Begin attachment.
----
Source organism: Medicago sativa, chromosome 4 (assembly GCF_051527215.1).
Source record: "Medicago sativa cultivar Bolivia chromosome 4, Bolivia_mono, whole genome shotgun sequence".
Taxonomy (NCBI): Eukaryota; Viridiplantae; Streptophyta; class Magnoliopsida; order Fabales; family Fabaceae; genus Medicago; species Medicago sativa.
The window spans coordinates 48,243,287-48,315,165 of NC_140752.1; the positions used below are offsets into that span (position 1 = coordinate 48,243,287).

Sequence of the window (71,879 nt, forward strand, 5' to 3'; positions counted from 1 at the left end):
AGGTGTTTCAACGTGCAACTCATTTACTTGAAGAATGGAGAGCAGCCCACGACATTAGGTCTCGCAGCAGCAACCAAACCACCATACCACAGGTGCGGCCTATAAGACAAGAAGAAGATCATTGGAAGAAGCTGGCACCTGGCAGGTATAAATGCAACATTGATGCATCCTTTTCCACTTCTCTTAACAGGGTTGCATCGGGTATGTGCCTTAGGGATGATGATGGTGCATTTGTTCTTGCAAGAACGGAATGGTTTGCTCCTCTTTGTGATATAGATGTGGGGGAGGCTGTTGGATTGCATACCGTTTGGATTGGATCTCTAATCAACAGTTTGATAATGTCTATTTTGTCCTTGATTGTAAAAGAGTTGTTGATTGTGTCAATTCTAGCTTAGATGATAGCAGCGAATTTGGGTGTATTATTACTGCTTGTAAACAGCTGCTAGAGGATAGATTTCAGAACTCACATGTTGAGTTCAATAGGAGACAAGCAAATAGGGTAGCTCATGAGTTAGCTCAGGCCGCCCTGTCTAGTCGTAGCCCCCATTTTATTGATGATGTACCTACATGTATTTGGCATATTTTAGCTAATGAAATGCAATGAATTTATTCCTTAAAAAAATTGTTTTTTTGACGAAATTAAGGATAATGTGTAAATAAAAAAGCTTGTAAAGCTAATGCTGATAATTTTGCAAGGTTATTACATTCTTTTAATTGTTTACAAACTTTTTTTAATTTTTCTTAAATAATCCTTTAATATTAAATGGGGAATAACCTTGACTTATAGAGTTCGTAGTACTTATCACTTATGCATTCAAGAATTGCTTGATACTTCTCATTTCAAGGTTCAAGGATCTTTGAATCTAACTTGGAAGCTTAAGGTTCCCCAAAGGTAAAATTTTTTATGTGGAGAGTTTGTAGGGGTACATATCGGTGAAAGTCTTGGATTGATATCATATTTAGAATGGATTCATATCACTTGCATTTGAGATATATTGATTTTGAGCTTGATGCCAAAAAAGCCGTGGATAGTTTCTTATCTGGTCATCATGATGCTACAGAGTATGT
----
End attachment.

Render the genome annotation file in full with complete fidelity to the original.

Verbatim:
Source organism: Medicago sativa, chromosome 4 (assembly GCF_051527215.1).
Source record: "Medicago sativa cultivar Bolivia chromosome 4, Bolivia_mono, whole genome shotgun sequence".
Taxonomy (NCBI): Eukaryota; Viridiplantae; Streptophyta; class Magnoliopsida; order Fabales; family Fabaceae; genus Medicago; species Medicago sativa.
The window spans coordinates 48,243,287-48,315,165 of NC_140752.1; the positions used below are offsets into that span (position 1 = coordinate 48,243,287).

Sequence of the window (71,879 nt, forward strand, 5' to 3'; positions counted from 1 at the left end):
AGGTGTTTCAACGTGCAACTCATTTACTTGAAGAATGGAGAGCAGCCCACGACATTAGGTCTCGCAGCAGCAACCAAACCACCATACCACAGGTGCGGCCTATAAGACAAGAAGAAGATCATTGGAAGAAGCTGGCACCTGGCAGGTATAAATGCAACATTGATGCATCCTTTTCCACTTCTCTTAACAGGGTTGCATCGGGTATGTGCCTTAGGGATGATGATGGTGCATTTGTTCTTGCAAGAACGGAATGGTTTGCTCCTCTTTGTGATATAGATGTGGGGGAGGCTGTTGGATTGCATACCGTTTGGATTGGATCTCTAATCAACAGTTTGATAATGTCTATTTTGTCCTTGATTGTAAAAGAGTTGTTGATTGTGTCAATTCTAGCTTAGATGATAGCAGCGAATTTGGGTGTATTATTACTGCTTGTAAACAGCTGCTAGAGGATAGATTTCAGAACTCACATGTTGAGTTCAATAGGAGACAAGCAAATAGGGTAGCTCATGAGTTAGCTCAGGCCGCCCTGTCTAGTCGTAGCCCCCATTTTATTGATGATGTACCTACATGTATTTGGCATATTTTAGCTAATGAAATGCAATGAATTTATTCCTTAAAAAAATTGTTTTTTTGACGAAATTAAGGATAATGTGTAAATAAAAAAGCTTGTAAAGCTAATGCTGATAATTTTGCAAGGTTATTACATTCTTTTAATTGTTTACAAACTTTTTTTAATTTTTCTTAAATAATCCTTTAATATTAAATGGGGAATAACCTTGACTTATAGAGTTCGTAGTACTTATCACTTATGCATTCAAGAATTGCTTGATACTTCTCATTTCAAGGTTCAAGGATCTTTGAATCTAACTTGGAAGCTTAAGGTTCCCCAAAGGTAAAATTTTTTATGTGGAGAGTTTGTAGGGGTACATATCGGTGAAAGTCTTGGATTGATATCATATTTAGAATGGATTCATATCACTTGCATTTGAGATATATTGATTTTGAGCTTGATGCCAAAAAAGCCGTGGATAGTTTCTTATCTGGTCATCATGATGCTACAGAGTATGT